It's never too late to quit smoking, report says but it may be too late to sue Surgeon general sees hope for all smokers

September 26, 1990|By Los Angeles Times

WASHINGTON -- After more than two decades of delivering grim statistics about the dangers of cigarettes, the annual surgeon general's report on smoking released yesterday brought some good news: It is never too late to quit.

"Smoking cessation has major and immediate health benefits for men and women of all ages," Surgeon General Antonia C. Novello said at a news conference.

Even older Americans who have smoked for many years and those who suffer from smoking-related diseases can reverse some of smoking's ill effects and extend their lives by stopping, said the report, which this year focused on the health benefits of giving up cigarettes.

Federal health officials, saying the investment is worth it, also called on public and private insurers to pay for the cost of smoking-cessation programs.

Although more than 38 million Americans have stopped smoking, about 50 million Americans smoked more than 500 billion cigarettes last year, Dr. Novello said. Smoking has been associated with certain cancers, especially lung cancer -- the No. 1 cancer killer of men and women -- and with circulatory diseases, heart disease, stroke, and numerous respiratory diseases, including emphysema.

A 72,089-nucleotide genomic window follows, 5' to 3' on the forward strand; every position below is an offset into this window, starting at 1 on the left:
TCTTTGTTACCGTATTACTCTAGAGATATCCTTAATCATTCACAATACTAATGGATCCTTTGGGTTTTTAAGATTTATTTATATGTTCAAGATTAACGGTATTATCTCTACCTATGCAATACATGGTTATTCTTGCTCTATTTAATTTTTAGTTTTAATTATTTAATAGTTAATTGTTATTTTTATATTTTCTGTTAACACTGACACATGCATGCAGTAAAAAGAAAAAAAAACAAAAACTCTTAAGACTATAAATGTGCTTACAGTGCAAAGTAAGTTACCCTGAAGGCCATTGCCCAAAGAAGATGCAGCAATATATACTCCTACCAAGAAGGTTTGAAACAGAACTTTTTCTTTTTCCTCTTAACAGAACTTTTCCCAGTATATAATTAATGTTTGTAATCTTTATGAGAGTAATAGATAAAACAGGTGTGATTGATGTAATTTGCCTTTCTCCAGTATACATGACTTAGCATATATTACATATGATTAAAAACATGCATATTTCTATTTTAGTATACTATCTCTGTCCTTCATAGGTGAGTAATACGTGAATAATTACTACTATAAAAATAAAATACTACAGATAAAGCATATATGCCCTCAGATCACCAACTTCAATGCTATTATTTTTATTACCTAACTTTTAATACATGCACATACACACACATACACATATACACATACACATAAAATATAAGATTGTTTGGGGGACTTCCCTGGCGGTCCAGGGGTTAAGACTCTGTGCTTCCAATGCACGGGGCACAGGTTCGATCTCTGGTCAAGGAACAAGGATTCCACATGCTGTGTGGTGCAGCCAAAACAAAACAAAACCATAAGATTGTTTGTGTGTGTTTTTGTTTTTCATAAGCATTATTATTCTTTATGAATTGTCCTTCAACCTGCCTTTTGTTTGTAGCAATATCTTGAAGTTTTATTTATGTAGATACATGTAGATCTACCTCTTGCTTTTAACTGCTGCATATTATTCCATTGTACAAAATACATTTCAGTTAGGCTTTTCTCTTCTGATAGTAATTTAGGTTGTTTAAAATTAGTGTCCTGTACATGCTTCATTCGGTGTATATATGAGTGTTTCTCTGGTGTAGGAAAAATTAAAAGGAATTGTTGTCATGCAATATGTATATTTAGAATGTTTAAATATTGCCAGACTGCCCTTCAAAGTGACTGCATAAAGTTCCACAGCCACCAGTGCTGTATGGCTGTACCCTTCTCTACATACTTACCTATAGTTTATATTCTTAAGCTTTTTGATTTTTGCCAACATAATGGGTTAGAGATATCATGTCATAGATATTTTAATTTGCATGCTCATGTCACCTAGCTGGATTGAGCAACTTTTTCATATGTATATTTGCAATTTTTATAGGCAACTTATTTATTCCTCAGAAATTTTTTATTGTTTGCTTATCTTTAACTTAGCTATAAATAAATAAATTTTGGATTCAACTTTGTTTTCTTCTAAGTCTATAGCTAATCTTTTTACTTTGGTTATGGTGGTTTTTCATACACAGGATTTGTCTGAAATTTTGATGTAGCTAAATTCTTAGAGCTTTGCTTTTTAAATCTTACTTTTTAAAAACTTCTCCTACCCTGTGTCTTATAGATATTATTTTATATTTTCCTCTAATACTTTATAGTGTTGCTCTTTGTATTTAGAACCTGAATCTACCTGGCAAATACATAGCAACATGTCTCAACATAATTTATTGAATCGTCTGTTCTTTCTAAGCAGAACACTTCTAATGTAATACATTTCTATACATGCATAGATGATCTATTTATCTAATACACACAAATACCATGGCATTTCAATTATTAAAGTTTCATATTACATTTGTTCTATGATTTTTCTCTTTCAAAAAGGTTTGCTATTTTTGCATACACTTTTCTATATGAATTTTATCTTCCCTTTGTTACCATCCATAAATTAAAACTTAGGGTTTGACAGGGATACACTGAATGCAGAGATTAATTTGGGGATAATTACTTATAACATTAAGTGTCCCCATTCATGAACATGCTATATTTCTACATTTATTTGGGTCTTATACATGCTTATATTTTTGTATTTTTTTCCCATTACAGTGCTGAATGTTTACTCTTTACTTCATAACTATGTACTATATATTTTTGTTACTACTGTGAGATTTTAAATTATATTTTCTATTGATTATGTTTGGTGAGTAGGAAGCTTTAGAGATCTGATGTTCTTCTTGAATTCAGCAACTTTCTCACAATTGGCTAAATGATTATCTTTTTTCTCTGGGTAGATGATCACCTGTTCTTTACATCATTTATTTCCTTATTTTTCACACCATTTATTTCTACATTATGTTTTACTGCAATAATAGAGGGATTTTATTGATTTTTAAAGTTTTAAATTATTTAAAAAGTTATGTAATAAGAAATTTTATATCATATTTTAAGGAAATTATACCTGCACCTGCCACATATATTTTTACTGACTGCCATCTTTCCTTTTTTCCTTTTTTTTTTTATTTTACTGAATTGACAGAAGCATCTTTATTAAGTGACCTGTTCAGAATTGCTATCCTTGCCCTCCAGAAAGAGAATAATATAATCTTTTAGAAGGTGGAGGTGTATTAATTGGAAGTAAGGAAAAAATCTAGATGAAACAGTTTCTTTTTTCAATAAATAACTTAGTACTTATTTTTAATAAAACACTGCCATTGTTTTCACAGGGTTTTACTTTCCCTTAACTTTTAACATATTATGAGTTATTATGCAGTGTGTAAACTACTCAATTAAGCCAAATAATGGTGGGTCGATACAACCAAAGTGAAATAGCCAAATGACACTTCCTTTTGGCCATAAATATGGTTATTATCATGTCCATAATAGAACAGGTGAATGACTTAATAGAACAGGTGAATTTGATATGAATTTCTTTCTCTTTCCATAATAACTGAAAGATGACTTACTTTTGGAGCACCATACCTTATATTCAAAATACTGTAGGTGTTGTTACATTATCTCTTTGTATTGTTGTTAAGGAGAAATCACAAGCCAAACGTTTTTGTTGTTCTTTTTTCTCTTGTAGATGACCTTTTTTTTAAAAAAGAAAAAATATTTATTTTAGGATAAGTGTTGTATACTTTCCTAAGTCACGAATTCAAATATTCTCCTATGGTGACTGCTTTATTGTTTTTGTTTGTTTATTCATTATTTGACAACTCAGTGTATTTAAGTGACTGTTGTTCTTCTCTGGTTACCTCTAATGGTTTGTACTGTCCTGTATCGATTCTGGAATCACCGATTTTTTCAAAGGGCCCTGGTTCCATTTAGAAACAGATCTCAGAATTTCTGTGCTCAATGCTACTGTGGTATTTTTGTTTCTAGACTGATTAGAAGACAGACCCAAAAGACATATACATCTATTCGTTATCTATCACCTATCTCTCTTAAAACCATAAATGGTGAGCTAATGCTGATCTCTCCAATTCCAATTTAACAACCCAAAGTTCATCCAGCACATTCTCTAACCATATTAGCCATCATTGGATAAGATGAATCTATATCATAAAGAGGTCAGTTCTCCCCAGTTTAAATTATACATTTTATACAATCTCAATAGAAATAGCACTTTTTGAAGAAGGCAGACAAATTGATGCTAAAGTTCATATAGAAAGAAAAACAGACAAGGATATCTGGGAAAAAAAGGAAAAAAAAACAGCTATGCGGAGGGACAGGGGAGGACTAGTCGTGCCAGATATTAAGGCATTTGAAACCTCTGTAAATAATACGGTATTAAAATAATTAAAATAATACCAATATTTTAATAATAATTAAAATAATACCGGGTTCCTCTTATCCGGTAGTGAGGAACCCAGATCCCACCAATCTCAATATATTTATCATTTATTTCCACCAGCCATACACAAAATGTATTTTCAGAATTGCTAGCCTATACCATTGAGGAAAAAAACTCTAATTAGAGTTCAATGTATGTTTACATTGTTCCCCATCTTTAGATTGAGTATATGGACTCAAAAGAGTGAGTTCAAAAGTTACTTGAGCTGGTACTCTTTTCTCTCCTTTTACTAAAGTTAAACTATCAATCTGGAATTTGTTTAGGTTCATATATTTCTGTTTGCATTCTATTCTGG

Federal health officials have estimated that the effects of smoking kill 390,000 Americans every year and cost the nation more than $52 billion in health care expenditures and lost productivity.

The report also zeroed in on many of the public's worst fears about quitting, such as weight gain. A review of 15 studies involving 20,000 people showed that, although four-fifths of the ex-smokers interviewed did gain weight, the average gain was only 5 pounds. The risk of large weight gain after quitting is low, the report said.

"Less than 4 percent of those who quit smoking gained more than 20 pounds," said Dr. Novello, who became surgeon general March 10. "Sometimes we should be more health conscious than body conscious."

A wide range of health organizations praised the report.

"There are immense benefits to quitting, no matter how long you've smoked," said Fran Du Melle, chairwoman of the Coalition on Smoking OR Health, which represents the American Cancer Society, the American Heart Association and the American Lung Association.

Of the 50 million Americans who still smoke, an estimated 7 million are older than 60, Dr. Novello said.

Officials from the The Tobacco Institute said the latest smoking report offered nothing new.

"Smokers have long had this universal awareness about what the surgeon general has to say about the health risks of smoking," said spokeswoman Brennan Dawson.

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